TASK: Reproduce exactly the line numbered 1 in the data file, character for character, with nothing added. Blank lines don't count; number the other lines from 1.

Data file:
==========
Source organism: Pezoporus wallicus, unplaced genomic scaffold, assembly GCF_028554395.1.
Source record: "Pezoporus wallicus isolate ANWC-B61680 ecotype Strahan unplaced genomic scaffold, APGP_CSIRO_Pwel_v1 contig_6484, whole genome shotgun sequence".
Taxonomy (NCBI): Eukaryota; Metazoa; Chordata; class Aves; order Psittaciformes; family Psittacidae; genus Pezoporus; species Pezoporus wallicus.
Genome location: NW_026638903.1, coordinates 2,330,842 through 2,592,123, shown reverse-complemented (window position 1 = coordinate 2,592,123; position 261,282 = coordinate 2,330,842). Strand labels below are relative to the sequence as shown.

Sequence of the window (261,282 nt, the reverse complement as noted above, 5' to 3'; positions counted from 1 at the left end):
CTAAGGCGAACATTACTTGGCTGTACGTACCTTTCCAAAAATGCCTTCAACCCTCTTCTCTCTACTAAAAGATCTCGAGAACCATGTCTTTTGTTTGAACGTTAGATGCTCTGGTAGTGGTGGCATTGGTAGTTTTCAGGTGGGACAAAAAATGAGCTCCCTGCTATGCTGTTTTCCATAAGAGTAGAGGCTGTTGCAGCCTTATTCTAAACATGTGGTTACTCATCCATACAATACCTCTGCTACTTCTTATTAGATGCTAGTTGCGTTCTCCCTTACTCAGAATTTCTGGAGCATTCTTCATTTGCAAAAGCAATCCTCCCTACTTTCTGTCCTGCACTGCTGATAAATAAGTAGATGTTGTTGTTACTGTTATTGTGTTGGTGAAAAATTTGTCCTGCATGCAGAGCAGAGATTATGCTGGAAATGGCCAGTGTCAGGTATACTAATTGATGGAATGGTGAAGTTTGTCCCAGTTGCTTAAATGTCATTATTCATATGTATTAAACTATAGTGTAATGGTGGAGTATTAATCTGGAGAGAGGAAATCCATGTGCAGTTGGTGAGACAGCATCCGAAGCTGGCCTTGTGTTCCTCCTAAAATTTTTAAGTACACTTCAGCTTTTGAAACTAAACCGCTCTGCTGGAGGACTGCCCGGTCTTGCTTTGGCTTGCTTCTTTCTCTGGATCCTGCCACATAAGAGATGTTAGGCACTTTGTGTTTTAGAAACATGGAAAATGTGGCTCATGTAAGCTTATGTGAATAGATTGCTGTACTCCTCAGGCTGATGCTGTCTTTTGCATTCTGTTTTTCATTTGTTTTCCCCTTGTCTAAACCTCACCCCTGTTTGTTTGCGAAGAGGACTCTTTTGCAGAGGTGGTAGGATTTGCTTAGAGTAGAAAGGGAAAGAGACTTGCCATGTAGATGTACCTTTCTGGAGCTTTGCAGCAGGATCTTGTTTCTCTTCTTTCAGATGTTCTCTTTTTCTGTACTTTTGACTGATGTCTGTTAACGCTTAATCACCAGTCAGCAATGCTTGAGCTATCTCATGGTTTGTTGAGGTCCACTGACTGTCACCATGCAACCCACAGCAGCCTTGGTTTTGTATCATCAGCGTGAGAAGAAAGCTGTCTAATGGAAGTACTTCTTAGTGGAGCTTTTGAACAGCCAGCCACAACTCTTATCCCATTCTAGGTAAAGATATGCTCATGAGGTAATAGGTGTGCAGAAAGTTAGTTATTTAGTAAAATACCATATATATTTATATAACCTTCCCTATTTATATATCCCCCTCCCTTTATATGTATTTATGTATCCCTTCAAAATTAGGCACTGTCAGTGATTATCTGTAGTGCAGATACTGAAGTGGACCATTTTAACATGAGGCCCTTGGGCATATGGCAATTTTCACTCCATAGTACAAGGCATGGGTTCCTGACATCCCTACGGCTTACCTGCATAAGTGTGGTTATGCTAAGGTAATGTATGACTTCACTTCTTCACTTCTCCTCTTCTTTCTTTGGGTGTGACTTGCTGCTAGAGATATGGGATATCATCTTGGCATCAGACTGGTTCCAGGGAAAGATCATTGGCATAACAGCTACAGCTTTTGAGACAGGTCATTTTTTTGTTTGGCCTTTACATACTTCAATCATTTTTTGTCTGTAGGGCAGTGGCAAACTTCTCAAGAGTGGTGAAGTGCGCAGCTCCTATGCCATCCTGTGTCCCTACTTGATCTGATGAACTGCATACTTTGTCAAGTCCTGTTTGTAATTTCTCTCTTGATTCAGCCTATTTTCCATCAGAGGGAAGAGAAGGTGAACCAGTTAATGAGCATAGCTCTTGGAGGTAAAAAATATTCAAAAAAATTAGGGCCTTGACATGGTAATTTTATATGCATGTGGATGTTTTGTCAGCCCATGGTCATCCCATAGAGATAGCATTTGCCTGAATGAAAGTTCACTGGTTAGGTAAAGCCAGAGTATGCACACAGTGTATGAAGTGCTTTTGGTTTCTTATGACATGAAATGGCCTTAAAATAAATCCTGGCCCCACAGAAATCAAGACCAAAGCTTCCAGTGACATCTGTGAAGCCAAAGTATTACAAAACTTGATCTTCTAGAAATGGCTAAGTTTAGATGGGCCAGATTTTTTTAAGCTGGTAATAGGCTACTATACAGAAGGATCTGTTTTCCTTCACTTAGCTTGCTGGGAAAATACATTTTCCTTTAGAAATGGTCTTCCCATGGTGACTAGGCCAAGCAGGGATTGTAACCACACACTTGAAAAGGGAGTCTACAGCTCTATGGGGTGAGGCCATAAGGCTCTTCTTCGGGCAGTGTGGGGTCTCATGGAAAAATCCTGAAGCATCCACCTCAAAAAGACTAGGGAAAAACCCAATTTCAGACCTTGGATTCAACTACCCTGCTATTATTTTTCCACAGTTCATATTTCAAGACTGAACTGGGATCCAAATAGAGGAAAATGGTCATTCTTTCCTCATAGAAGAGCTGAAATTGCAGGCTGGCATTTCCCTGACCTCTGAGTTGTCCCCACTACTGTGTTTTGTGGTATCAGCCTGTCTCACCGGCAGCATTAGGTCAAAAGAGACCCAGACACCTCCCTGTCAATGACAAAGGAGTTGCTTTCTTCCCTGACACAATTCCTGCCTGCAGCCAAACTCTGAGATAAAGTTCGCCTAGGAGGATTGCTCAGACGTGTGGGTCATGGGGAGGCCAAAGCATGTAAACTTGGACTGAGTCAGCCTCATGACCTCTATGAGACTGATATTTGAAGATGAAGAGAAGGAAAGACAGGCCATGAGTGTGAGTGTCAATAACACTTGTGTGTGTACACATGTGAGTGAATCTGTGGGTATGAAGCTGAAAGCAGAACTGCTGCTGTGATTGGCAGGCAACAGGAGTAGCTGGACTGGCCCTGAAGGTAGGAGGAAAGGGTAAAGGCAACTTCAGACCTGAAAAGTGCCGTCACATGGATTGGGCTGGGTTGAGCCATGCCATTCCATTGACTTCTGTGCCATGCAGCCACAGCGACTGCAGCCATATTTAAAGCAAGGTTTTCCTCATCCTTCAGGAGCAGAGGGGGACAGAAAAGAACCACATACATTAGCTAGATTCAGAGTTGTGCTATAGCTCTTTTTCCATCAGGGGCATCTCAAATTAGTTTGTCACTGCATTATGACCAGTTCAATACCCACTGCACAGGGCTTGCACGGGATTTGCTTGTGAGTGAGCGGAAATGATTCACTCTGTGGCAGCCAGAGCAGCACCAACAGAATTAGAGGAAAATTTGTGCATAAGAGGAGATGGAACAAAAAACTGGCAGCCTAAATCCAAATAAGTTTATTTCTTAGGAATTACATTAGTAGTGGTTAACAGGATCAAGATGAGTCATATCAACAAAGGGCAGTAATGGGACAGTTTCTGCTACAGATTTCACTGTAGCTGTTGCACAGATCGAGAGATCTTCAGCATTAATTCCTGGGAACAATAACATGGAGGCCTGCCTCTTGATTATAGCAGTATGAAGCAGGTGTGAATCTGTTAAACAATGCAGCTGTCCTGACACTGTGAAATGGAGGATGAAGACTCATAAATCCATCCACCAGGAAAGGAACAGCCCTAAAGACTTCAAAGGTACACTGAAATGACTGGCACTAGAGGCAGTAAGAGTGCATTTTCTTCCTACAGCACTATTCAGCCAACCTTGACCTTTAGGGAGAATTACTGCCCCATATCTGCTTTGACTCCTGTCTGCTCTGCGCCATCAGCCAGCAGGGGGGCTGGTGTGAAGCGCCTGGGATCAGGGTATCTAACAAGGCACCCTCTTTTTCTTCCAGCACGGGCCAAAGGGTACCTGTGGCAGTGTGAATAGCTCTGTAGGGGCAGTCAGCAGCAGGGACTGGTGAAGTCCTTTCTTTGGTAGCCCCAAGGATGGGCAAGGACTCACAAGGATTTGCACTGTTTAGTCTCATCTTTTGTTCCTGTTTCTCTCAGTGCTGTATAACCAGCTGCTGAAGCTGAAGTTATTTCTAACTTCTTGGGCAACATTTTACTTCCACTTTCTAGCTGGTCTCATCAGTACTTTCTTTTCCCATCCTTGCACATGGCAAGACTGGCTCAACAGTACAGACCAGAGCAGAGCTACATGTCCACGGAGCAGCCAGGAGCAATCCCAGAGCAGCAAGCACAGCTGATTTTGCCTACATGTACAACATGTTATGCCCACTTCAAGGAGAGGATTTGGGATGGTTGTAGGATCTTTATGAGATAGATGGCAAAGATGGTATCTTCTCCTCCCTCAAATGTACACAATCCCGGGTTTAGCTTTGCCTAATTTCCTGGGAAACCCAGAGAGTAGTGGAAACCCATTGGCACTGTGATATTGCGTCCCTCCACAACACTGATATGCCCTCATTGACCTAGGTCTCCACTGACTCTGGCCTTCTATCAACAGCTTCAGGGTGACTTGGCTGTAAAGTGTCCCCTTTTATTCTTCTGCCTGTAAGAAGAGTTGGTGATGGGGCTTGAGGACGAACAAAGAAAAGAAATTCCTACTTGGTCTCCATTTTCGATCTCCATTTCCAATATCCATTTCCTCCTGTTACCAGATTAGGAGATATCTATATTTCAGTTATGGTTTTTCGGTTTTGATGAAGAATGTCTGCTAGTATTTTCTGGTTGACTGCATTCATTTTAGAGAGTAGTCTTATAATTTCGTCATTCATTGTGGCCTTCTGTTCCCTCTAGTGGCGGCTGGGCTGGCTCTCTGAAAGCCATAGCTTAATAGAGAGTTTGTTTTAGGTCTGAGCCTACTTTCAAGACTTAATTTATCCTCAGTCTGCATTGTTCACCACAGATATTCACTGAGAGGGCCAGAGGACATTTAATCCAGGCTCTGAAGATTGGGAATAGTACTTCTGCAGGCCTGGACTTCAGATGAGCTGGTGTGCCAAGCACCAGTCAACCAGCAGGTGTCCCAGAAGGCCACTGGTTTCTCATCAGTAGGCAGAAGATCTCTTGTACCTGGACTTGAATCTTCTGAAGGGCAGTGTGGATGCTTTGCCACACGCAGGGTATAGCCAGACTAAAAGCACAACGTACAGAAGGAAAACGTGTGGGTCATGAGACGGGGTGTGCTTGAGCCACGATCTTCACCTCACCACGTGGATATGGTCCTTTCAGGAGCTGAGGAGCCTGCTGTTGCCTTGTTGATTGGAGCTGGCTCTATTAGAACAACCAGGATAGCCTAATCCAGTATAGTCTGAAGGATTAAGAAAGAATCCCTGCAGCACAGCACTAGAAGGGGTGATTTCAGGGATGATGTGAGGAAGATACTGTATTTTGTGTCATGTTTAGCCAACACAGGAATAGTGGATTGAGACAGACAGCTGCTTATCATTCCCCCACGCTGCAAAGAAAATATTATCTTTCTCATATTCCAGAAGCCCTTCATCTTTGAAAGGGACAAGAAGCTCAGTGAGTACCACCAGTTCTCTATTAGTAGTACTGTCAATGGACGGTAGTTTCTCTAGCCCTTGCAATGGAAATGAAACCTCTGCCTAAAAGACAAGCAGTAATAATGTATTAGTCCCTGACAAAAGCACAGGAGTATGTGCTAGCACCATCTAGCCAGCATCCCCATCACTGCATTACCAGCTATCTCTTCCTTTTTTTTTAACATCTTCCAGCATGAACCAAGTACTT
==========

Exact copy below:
Source organism: Pezoporus wallicus, unplaced genomic scaffold, assembly GCF_028554395.1.